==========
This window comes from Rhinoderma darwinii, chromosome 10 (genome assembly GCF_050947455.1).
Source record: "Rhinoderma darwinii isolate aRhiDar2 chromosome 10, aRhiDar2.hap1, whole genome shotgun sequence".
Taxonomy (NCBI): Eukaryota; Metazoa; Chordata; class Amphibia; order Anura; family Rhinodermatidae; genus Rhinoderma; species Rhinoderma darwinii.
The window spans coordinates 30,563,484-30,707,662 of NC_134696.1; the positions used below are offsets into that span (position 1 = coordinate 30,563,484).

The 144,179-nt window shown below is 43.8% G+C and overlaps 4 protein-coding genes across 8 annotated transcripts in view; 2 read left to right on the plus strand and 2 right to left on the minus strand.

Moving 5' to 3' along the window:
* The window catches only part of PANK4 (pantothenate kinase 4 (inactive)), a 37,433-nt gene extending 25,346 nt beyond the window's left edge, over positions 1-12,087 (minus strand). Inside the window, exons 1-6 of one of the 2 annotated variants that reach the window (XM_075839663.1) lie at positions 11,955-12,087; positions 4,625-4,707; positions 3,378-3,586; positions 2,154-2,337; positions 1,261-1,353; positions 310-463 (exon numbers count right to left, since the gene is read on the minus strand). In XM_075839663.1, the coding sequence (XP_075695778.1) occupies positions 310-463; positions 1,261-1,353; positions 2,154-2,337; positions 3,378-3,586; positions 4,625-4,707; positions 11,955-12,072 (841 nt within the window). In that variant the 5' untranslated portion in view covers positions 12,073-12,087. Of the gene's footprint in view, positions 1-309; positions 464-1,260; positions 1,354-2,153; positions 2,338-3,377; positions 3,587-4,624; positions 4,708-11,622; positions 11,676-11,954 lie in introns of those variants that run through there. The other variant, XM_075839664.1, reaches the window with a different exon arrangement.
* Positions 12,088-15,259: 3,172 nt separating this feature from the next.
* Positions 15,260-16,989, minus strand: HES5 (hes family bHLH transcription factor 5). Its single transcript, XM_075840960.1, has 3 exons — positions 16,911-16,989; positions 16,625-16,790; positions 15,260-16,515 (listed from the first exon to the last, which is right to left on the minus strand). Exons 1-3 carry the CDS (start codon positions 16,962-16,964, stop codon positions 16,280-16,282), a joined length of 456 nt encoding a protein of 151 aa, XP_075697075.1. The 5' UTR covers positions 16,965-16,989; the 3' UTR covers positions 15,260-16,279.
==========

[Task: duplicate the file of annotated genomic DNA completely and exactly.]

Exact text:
This window comes from Rhinoderma darwinii, chromosome 10 (genome assembly GCF_050947455.1).
Source record: "Rhinoderma darwinii isolate aRhiDar2 chromosome 10, aRhiDar2.hap1, whole genome shotgun sequence".
Taxonomy (NCBI): Eukaryota; Metazoa; Chordata; class Amphibia; order Anura; family Rhinodermatidae; genus Rhinoderma; species Rhinoderma darwinii.
The window spans coordinates 30,563,484-30,707,662 of NC_134696.1; the positions used below are offsets into that span (position 1 = coordinate 30,563,484).

The 144,179-nt window shown below is 43.8% G+C and overlaps 4 protein-coding genes across 8 annotated transcripts in view; 2 read left to right on the plus strand and 2 right to left on the minus strand.

Moving 5' to 3' along the window:
* The window catches only part of PANK4 (pantothenate kinase 4 (inactive)), a 37,433-nt gene extending 25,346 nt beyond the window's left edge, over positions 1-12,087 (minus strand). Inside the window, exons 1-6 of one of the 2 annotated variants that reach the window (XM_075839663.1) lie at positions 11,955-12,087; positions 4,625-4,707; positions 3,378-3,586; positions 2,154-2,337; positions 1,261-1,353; positions 310-463 (exon numbers count right to left, since the gene is read on the minus strand). In XM_075839663.1, the coding sequence (XP_075695778.1) occupies positions 310-463; positions 1,261-1,353; positions 2,154-2,337; positions 3,378-3,586; positions 4,625-4,707; positions 11,955-12,072 (841 nt within the window). In that variant the 5' untranslated portion in view covers positions 12,073-12,087. Of the gene's footprint in view, positions 1-309; positions 464-1,260; positions 1,354-2,153; positions 2,338-3,377; positions 3,587-4,624; positions 4,708-11,622; positions 11,676-11,954 lie in introns of those variants that run through there. The other variant, XM_075839664.1, reaches the window with a different exon arrangement.
* Positions 12,088-15,259: 3,172 nt separating this feature from the next.
* Positions 15,260-16,989, minus strand: HES5 (hes family bHLH transcription factor 5). Its single transcript, XM_075840960.1, has 3 exons — positions 16,911-16,989; positions 16,625-16,790; positions 15,260-16,515 (listed from the first exon to the last, which is right to left on the minus strand). Exons 1-3 carry the CDS (start codon positions 16,962-16,964, stop codon positions 16,280-16,282), a joined length of 456 nt encoding a protein of 151 aa, XP_075697075.1. The 5' UTR covers positions 16,965-16,989; the 3' UTR covers positions 15,260-16,279.